"The vast majority of literature shows one of two things: one, that those funds perform comparably to non-ESG funds. The other is that they outperform. There are a tiny number of studies that show underperformance," Gorte says.
Jon Quigley, a managing partner and investment manager at Advanced Investment Partners in Safety Harbor, Fla., conducted a study into the extent to which ESG criteria limit portfolio diversity and returns.
First, they eliminated 6 percent to 8 percent of the Standard & Poor's 500 index from their investment portfolio by restricting companies that derived more than 5 percent of their revenue from alcohol and gaming, and from military and defense, or companies that did business with Sudan, a country known for acts of genocide.
Next, they used a data provider that ranks companies on environmental, social and governance criteria to further refine their portfolio.
"We restricted investments in companies that scored in the bottom 20 percent by their ESG rating, and we found that eliminated 6 percent to 8 percent of the S&P 500. If you combine the two, you'd eliminate about 10 percent to 12 percent because there are some overlaps in those restrictions," Quigley says.
The end result left 450 stocks.
It turned out that simply by applying the ESG criteria, the investment portfolio saw a little bit of outperformance.
That's not always the case. For example, investors interested in avoiding tobacco stocks can miss out on some unique circumstances in which those particular stocks do well.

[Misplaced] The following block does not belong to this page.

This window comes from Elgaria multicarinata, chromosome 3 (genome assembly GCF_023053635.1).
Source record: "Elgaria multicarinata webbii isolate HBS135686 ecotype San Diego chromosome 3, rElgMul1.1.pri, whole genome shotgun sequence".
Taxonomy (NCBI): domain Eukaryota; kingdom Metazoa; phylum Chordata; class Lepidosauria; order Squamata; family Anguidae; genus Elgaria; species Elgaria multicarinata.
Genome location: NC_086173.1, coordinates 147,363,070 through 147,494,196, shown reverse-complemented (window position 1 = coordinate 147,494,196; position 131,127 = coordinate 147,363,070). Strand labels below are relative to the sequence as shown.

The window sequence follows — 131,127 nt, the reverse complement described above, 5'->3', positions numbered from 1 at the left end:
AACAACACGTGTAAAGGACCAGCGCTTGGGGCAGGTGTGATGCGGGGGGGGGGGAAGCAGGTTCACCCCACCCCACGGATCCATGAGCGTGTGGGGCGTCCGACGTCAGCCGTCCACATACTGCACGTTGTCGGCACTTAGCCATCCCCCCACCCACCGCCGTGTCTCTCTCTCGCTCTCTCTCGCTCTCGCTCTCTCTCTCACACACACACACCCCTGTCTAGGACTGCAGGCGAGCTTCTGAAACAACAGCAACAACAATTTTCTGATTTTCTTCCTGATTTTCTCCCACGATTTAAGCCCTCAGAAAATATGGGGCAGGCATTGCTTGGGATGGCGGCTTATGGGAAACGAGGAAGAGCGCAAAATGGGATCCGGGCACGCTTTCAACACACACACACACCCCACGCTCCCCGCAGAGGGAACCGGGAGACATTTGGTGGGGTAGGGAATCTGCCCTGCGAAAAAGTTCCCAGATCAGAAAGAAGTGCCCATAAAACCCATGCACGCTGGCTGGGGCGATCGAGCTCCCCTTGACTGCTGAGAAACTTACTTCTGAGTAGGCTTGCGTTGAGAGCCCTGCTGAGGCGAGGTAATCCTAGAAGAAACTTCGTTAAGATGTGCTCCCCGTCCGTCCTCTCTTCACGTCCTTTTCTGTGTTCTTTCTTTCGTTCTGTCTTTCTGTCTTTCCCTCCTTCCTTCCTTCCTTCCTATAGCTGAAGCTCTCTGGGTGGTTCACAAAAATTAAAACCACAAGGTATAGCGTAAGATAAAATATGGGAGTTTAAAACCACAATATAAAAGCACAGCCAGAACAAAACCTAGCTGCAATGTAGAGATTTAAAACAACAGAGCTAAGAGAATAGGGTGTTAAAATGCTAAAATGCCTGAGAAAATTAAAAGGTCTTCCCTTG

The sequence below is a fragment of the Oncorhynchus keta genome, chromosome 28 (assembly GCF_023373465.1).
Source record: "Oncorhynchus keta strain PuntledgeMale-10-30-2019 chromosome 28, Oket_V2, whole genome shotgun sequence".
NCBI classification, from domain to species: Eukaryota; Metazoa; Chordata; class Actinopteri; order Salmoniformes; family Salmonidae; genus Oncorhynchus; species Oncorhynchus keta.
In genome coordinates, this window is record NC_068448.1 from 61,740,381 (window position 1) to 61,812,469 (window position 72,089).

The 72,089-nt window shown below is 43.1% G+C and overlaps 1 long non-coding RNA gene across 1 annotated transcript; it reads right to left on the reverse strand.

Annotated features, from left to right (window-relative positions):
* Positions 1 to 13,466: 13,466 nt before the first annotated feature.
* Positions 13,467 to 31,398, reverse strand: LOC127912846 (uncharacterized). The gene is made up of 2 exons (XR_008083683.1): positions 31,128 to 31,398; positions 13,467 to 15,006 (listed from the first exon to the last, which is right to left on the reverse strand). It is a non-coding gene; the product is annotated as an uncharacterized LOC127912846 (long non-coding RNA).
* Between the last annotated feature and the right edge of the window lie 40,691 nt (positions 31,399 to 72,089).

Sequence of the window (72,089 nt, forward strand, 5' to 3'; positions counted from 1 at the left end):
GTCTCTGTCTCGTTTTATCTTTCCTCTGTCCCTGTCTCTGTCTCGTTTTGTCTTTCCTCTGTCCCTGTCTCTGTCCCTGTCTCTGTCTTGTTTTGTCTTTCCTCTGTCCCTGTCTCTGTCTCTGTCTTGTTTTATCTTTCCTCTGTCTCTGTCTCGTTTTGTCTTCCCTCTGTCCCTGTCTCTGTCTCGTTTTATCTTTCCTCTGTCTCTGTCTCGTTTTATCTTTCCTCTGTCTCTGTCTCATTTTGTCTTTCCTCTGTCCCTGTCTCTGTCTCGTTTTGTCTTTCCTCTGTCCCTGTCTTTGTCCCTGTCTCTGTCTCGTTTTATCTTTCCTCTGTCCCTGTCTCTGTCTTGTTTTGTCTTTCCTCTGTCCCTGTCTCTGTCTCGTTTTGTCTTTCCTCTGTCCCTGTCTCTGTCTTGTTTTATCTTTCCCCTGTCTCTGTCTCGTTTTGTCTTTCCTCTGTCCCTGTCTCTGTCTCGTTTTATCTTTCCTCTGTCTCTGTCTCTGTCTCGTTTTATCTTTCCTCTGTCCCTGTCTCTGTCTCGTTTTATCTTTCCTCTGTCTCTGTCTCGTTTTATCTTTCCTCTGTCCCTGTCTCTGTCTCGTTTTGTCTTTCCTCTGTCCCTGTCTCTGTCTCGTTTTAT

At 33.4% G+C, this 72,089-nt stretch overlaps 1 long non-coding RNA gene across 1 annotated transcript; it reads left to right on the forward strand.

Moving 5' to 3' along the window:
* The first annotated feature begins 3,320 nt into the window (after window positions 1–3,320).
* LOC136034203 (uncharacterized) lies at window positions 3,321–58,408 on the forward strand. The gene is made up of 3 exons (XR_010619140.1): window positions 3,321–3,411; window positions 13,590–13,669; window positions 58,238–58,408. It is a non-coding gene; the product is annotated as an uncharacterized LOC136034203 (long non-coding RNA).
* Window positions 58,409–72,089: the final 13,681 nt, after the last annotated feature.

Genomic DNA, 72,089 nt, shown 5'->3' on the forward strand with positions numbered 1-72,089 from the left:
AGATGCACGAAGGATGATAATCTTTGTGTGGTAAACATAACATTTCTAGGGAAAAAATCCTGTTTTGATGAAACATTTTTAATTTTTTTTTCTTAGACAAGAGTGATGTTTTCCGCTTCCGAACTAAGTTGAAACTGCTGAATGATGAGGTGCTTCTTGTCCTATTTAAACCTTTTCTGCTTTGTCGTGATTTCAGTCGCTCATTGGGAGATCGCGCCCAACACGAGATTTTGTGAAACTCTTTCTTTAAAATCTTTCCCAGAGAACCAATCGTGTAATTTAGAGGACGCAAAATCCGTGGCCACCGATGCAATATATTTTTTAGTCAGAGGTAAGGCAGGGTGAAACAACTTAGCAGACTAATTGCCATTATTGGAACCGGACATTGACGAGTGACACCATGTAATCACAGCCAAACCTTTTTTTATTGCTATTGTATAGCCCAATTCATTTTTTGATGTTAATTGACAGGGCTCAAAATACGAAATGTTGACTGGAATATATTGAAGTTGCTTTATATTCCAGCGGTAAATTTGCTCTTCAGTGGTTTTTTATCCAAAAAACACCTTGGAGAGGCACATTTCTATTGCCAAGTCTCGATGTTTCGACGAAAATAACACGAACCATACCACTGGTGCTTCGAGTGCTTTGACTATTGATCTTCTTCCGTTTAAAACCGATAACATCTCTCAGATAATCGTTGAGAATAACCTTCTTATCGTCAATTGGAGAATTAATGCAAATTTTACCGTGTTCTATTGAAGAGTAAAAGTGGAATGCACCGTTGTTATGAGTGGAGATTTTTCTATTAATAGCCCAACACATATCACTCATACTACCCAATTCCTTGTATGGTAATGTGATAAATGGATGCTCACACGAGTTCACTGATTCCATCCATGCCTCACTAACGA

"If you look at the fall or late summer of 2011, investors became very risk-averse, and a group of stocks, like tobacco stocks, that pay a very high dividend yield outperformed the market. If you had restricted investments in those companies, you would have underperformed the S&P 500," Quigley says.
Impactful on the bottom line
For many investors, making the world a better place is not on the agenda when searching for investments. But maybe it should be.
Companies governed in a more socially responsible manner than competitors tend to be more profitable.
"Typically, you would see 20 percent to 30 percent less volatility for companies that rate strongly along the environment, social and governance lines versus those that score poorly," Quigley says.
Less volatility means fewer lawsuits and fewer front-page scandals or disasters. That can only be good for investors.